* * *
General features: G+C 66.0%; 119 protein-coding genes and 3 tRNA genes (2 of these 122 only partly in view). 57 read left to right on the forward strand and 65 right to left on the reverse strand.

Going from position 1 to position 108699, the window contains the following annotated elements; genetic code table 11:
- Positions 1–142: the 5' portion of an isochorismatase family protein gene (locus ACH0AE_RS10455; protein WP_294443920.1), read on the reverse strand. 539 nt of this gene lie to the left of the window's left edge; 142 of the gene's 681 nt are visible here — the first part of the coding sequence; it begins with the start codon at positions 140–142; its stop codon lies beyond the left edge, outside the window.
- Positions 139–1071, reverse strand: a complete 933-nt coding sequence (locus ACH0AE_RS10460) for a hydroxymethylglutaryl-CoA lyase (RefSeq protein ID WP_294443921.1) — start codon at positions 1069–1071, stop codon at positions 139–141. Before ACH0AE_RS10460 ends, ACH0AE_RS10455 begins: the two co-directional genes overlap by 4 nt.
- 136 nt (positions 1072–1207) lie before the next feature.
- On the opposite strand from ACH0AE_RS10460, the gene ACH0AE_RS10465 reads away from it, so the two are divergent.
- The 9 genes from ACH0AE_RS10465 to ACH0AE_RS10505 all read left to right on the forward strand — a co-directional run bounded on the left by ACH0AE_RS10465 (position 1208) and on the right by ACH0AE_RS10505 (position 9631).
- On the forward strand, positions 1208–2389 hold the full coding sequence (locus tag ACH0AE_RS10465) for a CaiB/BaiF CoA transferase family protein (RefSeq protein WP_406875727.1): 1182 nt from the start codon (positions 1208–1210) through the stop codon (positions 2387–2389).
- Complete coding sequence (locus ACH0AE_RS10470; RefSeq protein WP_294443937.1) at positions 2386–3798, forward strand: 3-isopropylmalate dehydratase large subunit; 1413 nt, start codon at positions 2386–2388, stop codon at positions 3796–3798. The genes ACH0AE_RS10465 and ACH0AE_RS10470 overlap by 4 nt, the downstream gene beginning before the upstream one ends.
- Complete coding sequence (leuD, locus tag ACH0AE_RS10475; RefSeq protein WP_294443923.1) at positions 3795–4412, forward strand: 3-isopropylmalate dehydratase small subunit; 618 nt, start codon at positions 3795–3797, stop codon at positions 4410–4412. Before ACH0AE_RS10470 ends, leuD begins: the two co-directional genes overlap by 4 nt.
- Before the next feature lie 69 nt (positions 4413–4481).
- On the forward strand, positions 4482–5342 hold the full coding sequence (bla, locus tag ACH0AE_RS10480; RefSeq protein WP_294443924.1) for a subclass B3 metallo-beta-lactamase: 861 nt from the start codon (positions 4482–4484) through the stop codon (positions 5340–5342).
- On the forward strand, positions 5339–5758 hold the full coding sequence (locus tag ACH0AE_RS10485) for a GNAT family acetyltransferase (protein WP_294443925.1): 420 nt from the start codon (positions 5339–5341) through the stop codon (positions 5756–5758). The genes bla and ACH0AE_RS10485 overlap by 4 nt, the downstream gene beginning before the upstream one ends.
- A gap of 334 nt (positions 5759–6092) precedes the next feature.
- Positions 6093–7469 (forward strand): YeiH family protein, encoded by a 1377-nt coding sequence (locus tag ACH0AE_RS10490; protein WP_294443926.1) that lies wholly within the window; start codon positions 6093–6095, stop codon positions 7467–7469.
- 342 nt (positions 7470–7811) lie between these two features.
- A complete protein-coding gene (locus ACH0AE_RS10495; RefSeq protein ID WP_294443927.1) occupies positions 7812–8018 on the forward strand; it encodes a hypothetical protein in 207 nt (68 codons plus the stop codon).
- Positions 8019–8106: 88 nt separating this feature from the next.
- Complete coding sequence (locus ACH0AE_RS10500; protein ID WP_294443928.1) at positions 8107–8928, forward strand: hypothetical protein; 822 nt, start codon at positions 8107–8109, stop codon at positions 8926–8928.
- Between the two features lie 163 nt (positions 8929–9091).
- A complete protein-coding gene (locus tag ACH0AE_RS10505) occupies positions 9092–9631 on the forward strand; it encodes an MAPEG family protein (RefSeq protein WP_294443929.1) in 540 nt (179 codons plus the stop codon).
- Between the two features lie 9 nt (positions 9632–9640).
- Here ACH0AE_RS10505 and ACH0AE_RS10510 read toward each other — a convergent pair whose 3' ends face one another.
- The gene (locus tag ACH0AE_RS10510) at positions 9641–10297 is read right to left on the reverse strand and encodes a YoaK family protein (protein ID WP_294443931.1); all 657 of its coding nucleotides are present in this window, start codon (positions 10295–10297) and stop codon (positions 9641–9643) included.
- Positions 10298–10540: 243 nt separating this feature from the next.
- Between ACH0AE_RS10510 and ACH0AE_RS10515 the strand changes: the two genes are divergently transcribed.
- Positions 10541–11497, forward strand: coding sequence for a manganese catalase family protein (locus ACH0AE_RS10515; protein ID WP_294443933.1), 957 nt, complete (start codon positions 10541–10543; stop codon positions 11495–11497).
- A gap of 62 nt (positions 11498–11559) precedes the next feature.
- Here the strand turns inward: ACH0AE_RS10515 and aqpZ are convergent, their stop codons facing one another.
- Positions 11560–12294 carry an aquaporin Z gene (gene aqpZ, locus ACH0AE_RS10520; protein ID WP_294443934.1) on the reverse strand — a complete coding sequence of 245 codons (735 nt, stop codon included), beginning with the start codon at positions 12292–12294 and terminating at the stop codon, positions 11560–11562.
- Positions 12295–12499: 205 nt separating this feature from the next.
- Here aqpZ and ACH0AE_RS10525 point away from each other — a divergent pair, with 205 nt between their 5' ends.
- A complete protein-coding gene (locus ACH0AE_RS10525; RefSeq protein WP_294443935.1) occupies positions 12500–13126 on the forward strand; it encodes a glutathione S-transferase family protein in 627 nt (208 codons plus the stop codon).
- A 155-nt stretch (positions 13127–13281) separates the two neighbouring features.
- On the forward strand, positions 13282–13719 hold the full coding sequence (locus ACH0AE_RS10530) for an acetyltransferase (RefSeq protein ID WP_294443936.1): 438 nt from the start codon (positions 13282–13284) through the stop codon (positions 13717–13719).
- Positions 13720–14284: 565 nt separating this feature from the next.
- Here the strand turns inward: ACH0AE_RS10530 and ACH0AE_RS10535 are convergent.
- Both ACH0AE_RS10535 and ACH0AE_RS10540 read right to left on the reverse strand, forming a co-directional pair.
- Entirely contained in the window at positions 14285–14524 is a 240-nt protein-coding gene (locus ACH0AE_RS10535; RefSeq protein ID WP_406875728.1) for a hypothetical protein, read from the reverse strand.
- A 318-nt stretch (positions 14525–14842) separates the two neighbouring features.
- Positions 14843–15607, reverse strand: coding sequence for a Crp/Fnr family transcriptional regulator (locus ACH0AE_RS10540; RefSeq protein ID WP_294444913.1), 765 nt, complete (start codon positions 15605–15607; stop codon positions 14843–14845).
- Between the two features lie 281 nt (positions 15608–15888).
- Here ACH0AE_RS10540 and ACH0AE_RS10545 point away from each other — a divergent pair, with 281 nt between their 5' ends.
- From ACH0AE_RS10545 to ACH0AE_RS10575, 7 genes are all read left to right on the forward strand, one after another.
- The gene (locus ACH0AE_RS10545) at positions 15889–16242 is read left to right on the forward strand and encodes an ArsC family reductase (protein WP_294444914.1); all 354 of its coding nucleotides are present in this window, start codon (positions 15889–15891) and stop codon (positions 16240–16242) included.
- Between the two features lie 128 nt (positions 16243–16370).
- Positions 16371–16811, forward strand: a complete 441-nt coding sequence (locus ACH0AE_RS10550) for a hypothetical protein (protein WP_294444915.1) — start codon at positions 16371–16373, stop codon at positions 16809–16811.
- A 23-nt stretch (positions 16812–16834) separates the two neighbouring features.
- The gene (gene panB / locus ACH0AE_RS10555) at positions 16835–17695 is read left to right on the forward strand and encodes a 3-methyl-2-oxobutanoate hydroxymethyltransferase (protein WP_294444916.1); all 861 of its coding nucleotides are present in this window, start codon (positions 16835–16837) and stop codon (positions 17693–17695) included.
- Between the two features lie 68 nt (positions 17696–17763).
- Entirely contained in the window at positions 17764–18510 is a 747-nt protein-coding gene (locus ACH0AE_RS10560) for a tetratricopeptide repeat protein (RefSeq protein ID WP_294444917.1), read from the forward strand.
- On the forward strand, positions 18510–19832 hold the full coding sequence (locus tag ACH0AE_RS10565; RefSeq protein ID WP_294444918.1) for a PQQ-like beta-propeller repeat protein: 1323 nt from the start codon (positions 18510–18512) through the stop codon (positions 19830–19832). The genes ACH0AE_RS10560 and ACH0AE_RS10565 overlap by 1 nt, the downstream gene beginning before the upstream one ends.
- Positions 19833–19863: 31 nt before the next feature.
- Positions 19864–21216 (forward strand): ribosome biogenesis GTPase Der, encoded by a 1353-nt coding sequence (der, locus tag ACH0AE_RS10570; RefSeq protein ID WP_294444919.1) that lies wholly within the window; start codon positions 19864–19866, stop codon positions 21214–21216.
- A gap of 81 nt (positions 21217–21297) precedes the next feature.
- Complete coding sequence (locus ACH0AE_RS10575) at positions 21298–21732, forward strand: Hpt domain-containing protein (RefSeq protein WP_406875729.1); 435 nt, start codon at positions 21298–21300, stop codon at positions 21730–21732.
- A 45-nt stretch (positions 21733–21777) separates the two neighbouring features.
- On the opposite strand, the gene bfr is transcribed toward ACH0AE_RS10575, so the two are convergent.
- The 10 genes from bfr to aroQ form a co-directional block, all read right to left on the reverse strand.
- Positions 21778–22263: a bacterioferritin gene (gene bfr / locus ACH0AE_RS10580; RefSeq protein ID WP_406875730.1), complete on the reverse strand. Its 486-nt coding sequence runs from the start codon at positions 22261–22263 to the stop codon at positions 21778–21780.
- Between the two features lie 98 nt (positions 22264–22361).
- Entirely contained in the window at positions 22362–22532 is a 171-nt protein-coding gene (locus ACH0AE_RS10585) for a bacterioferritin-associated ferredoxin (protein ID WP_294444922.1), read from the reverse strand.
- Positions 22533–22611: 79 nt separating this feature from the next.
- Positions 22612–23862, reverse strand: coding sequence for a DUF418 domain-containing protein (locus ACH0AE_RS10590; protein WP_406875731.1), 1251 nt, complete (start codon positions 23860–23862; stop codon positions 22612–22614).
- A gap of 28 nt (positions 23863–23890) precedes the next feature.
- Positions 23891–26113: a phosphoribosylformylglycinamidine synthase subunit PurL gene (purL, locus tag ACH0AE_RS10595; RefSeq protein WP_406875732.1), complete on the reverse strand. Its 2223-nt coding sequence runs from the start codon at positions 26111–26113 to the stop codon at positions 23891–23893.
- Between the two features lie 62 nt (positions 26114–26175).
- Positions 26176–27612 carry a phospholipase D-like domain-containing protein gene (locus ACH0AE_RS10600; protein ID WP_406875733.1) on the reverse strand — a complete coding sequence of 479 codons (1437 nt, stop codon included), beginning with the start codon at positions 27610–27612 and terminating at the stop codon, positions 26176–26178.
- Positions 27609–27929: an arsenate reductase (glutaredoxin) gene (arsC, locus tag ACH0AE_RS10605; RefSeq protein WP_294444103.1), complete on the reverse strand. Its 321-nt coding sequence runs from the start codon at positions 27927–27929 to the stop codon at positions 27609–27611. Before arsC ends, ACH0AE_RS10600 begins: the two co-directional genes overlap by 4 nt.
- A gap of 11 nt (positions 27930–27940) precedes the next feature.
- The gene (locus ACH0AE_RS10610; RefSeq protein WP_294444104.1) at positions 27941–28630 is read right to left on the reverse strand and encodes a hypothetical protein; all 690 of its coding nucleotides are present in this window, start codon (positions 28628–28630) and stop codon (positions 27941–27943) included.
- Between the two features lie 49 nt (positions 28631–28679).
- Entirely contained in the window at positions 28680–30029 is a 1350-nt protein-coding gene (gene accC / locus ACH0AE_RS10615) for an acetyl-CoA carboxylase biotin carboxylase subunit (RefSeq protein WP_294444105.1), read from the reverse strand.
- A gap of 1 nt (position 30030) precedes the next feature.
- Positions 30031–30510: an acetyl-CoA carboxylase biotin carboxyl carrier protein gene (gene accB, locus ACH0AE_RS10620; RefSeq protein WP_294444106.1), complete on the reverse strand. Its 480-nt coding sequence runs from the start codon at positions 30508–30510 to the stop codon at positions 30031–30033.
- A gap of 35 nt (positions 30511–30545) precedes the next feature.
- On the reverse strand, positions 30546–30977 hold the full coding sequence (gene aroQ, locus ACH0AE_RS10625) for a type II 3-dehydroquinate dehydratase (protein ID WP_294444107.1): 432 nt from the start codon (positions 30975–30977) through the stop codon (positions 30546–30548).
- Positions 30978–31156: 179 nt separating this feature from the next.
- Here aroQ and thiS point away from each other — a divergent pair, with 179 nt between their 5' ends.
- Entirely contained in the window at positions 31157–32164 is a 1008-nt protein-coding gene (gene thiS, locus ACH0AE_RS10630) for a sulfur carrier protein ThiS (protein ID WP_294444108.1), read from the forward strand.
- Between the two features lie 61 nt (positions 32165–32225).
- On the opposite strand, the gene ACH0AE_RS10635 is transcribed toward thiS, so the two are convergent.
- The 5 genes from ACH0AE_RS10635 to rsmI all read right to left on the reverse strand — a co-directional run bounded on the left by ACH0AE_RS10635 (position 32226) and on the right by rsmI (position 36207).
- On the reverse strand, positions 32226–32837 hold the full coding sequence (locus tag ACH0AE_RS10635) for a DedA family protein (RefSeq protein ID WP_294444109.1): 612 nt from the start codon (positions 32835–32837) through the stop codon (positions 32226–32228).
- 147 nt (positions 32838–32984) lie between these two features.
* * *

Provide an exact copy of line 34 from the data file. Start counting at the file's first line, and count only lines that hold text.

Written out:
- A 155-nt stretch (positions 13127–13281) separates the two neighbouring features.